Mrs. Wyant said the teen is “his grandmother’s hero.”

“If I was by myself, God knows what they would have done to me,” she told the Observer.

This is an excellent short article from one our neighbors in Arkansas:


It’s hard to avoid pejorative comments when speaking of/about politicians and bureaucrats and other hangers-on, particularly when they are hell-bent on enslaving citizens.

Hot Dog! A new word from the Agenda 21 crowd. “SHARROWS” Sharrows is an international word used where the mode of transportation relies heavily on non-carbon fuel, i.e. bicycles, rickshaws, horse drawn carriages, walking and running.

Add “sharrows” to the lexicon of Agenda 21’s Sustainable Development’s words & phrases that the Fort Smith city government has recently adopted, e.g. quality of place, sense of place, event nodes, smart growth, bikeways, wayfinding signs, and now sharrows.

When government types have “visions” that arise out of the ashes of the Phoenix, the cost of said “visions” are always unbridled and the consequences are many in terms of loss of freedoms and/or treasure.

A Fort Smith fellow by the name Drew Linder had such a “vision”. Linder’s vision: a looping trail extending around the city at a projected cost of $9.5 million to $17 million for openers. No estimates pertaining to the numbers of new government employees and maintenance that such a program would demand.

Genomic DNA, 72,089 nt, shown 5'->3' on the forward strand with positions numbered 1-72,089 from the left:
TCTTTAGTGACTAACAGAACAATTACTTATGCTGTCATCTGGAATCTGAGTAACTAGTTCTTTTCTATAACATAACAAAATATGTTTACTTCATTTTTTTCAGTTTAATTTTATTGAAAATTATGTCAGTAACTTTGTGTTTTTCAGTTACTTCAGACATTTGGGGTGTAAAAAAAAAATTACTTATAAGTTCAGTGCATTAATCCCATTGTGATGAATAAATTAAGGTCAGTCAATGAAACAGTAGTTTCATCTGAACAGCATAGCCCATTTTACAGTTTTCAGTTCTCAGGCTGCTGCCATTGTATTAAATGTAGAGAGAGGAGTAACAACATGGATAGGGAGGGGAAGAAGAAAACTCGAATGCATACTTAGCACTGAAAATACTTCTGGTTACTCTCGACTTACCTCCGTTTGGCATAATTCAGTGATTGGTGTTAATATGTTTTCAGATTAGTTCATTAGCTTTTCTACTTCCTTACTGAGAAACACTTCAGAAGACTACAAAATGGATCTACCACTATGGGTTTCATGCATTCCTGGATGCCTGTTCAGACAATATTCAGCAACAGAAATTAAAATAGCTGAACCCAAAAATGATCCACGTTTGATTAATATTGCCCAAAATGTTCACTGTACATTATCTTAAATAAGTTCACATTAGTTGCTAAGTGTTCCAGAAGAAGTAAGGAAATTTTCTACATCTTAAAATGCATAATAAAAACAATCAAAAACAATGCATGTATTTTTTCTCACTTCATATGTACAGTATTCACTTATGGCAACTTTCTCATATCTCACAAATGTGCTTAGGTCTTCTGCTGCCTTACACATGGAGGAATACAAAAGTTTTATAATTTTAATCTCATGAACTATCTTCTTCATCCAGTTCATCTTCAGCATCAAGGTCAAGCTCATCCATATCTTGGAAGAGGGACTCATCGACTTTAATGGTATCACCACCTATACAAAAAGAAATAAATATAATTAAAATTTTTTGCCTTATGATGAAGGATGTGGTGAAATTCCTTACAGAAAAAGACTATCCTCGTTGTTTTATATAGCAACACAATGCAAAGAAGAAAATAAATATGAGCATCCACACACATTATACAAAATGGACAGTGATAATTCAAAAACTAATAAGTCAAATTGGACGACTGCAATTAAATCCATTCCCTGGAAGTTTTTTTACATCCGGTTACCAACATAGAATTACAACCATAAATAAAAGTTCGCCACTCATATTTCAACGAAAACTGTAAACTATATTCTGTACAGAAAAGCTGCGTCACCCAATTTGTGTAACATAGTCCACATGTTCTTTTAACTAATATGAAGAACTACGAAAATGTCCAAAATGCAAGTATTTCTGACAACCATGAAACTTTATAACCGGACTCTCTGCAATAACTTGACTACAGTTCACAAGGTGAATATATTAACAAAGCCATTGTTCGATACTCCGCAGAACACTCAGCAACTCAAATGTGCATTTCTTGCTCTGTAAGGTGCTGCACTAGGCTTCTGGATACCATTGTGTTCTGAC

Lorie Robertson, Parks Commission Chairwoman, opines, “We will earmark up to 10% of tax revenue for trails.” Ah yes, gullible citizens will jump on it.

Note: Robertson is the chairwoman of an unelected, non-governmental operation (NGO). Again, NGO’s blunt and completely isolate/remove citizen influence in government.

All the above in the face of a recent $300,000 EPA fine, ½ BILLION dollar edict from the EPA, projected 8% salary increases for city employees, the trails/bikeways scheme, bankrupt pension programs, fluoridation, all devoid of money to fund, therefore new taxes will be pursued….Question: WHERE DID THE 1% SALES TAX MONEY GO??

Bicycle Advocacy groups are very powerful. Advocacy is a fancy word for lobbying, influencing and/or strong-arming the politicians and the public. They are a very useful self-serving tool for “Smart Growth” & “Sustainable Development” which are integral parts of U.N. Agenda 21.